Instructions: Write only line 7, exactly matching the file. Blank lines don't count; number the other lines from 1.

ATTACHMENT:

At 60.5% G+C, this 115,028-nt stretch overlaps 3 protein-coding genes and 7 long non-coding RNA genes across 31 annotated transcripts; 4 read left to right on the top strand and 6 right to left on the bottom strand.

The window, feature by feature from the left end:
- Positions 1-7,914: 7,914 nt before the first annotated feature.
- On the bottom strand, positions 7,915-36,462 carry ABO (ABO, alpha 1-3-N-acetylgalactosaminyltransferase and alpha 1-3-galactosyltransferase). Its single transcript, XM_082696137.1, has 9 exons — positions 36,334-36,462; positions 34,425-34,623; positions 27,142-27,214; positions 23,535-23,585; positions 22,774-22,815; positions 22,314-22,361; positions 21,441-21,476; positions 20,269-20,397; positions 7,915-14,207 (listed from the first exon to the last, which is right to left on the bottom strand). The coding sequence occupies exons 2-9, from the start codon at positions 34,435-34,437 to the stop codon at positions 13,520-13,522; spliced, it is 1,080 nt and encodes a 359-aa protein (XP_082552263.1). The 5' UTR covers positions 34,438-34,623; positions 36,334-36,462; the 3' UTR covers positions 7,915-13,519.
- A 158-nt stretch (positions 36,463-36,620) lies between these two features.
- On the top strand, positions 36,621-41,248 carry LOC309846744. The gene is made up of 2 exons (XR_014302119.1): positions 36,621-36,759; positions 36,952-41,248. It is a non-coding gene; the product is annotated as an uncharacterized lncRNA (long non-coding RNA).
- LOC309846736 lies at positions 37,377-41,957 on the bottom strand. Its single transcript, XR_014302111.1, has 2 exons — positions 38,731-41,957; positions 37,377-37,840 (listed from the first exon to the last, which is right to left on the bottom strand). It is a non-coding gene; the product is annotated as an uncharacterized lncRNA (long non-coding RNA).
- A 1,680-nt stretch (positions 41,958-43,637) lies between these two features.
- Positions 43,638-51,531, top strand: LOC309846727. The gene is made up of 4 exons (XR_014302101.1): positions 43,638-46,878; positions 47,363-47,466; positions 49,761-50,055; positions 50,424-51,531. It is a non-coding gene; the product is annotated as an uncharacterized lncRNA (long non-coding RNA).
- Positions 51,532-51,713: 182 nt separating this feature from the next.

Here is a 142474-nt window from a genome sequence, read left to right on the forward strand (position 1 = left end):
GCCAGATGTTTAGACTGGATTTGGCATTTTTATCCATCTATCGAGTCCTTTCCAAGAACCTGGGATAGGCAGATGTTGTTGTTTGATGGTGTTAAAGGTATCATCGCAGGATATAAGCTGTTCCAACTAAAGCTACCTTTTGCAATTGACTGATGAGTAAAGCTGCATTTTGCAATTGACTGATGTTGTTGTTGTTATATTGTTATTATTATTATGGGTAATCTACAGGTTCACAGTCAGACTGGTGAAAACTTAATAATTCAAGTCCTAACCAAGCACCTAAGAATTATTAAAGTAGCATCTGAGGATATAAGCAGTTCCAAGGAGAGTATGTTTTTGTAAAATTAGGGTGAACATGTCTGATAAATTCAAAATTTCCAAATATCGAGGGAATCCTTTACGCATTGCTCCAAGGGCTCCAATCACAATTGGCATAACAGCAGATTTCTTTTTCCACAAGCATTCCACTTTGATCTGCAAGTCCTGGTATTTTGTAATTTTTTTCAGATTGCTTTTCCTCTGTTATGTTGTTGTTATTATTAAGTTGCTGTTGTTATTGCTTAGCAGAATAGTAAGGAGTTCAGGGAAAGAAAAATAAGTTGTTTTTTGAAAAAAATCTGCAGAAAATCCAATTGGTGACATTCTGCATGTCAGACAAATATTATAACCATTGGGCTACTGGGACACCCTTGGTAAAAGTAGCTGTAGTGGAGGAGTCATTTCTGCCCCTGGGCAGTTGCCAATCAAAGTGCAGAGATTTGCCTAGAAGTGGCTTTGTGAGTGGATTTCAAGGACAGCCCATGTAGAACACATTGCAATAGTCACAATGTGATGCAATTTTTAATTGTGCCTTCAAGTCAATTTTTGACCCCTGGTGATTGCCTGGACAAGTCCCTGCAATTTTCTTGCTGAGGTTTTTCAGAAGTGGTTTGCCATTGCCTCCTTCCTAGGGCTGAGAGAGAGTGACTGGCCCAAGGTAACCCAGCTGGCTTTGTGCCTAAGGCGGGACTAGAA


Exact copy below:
- LOC309846736 lies at positions 37,377-41,957 on the bottom strand. Its single transcript, XR_014302111.1, has 2 exons — positions 38,731-41,957; positions 37,377-37,840 (listed from the first exon to the last, which is right to left on the bottom strand). It is a non-coding gene; the product is annotated as an uncharacterized lncRNA (long non-coding RNA).